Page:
Failing to see Samantha indicates failure to keep a careful lookout. If he had seen her, Nichols could have slowed further, stopped or swerved to avoid striking her. There was sufficient evidence for the jury to find that Nichols failed to keep a careful lookout and that had he done so, the bus would not have struck Samantha. Point one is denied.

The second point presented by defendants asserts that "the trial court erred in denying appellants' request for a mistrial because respondents' comment on appellants' alleged failure to call other passengers as witnesses was improper in that these witnesses were equally available to both parties." Defendants cite as authority Kelly v. Jackson, 798 S.W.2d 699 (Mo. banc 1990); Leehy v. Supreme Express & Transfer Co., 646 S.W.2d 786 (Mo. banc 1983); Hill v. Boles, 583 S.W.2d 141 (Mo. banc 1979); and Routh v. St. John's Mercy Medical Center, 785 S.W.2d 744 (Mo.App.1990). The cases cited by defendants do not involve a situation, where, as here, the objection to the argument was sustained and the jury instructed to disregard the comment. Thereafter, counsel for defendants moved for a mistrial. That request was denied.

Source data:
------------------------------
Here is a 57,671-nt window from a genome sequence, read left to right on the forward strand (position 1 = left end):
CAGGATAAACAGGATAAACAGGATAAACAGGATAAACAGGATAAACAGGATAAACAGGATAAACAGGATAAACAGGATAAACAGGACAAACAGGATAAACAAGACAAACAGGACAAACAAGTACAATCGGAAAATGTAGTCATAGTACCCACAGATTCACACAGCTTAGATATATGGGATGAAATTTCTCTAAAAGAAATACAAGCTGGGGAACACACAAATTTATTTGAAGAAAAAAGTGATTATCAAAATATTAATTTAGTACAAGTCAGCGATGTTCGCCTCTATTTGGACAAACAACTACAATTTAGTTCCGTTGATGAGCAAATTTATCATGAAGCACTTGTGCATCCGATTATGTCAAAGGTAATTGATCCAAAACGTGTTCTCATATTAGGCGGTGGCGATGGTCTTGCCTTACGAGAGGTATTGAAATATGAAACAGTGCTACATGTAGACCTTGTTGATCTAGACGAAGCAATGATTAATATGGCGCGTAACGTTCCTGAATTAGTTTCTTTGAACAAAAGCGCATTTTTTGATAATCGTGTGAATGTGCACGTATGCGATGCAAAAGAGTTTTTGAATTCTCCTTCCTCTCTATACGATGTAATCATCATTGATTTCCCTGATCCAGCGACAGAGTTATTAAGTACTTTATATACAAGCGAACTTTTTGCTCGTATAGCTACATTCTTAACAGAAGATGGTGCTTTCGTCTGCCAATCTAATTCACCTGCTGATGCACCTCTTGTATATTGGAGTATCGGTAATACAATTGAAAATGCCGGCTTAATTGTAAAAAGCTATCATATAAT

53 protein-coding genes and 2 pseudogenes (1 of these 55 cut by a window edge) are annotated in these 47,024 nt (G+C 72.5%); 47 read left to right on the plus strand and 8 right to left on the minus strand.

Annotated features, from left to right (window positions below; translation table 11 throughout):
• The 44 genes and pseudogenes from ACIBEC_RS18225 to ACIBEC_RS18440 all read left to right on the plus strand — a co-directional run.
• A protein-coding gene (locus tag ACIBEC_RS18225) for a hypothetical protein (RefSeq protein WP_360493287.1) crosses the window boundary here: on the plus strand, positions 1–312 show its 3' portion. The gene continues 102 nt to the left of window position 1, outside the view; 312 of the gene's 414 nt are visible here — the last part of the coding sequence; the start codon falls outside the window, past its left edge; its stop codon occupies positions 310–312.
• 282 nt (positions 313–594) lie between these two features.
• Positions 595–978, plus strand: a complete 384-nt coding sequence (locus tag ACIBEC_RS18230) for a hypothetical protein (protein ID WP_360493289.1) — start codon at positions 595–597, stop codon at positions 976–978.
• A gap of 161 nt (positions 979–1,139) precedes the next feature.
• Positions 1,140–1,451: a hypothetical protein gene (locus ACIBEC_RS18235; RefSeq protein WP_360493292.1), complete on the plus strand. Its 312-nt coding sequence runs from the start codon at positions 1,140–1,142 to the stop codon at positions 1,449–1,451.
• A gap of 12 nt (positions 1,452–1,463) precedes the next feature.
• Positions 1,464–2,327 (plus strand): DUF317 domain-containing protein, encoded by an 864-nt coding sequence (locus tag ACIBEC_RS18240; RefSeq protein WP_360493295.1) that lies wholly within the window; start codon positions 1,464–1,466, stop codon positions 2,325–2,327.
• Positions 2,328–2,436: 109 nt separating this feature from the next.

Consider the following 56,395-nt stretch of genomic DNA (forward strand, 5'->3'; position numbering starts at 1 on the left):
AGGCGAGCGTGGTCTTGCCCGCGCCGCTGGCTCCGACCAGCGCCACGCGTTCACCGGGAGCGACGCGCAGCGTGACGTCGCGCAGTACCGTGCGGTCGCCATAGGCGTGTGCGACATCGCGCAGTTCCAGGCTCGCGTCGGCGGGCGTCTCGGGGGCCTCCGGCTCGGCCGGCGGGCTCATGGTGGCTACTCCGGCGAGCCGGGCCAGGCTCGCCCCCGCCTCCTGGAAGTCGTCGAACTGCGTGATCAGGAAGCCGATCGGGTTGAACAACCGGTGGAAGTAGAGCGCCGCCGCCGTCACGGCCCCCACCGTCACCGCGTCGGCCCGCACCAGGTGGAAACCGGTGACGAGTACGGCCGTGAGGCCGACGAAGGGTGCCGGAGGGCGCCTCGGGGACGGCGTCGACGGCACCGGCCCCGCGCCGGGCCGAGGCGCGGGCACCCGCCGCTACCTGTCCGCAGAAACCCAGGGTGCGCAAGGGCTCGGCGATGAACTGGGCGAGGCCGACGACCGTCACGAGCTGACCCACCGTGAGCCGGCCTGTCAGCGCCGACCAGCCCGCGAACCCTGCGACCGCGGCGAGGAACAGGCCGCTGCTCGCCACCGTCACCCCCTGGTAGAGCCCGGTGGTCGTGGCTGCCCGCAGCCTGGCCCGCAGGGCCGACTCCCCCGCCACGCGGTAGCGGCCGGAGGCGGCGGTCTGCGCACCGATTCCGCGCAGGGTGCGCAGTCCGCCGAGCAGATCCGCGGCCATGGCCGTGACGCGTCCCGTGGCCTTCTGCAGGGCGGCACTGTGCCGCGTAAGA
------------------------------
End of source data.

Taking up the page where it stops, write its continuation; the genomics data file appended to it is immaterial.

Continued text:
Assuming, without deciding, that the argument was improper, there was no prejudicial error. Granting a mistrial rests in the sound discretion of the trial court which, absent a manifest abuse of discretion, will not be disturbed on appeal. Pierce v. Platte-Clay Electric Co-op., 769 S.W.2d 769, 778 (Mo. banc 1989); Wild v. Consolidated Aluminum Corp. 752 S.W.2d 335, 338 (Mo.App.1988). "A mistrial is a drastic remedy which should only be granted where the incident is so grievous that the prejudicial effect can be removed in no other way." Wild, 752 S.W.2d at 338.

The trial court sustained the objection and told the jury to disregard the remark.

Page 519

Apparently the trial judge determined this was sufficient to remove any prejudice made by the comment. We cannot say that the statement, if improper, was so serious as to require the drastic remedy of a mistrial. The second point is denied.

Defendants ask this court in their third point to review a portion of plaintiffs' attorneys' closing argument as "plain error" under Rule 84.13. No objection was made to the comments complained of. Those are as follows:

You know, Mr. Loomer [defendants' attorney] mentioned the Persian Gulf war and as he was making his argument I kind of thought this is a lot like the Persian Gulf war. Because the issue there is whether a mad man can go into a peaceful country, kill innocent people, take their land, and remain there. That's the issue. But Saddam Hussein doesn't want people to focus on that issue. So he bombs Israel and says maybe there will be a holy war. And he lets oil go out into the environment and kill fish and he says maybe people will get distracted from the issue. And the issue in this case is whether that child was out in front of the bus where she could have been seen. That is the issue.

* * * * * *

There is a recent case in the news. The Mayor of Washington, D.C. was on television camera smoking crack cocaine with his mistress. He had a very crafty lawyer. And the mayor was black and the lawyer convinced the jury that the issue was a racial issue and...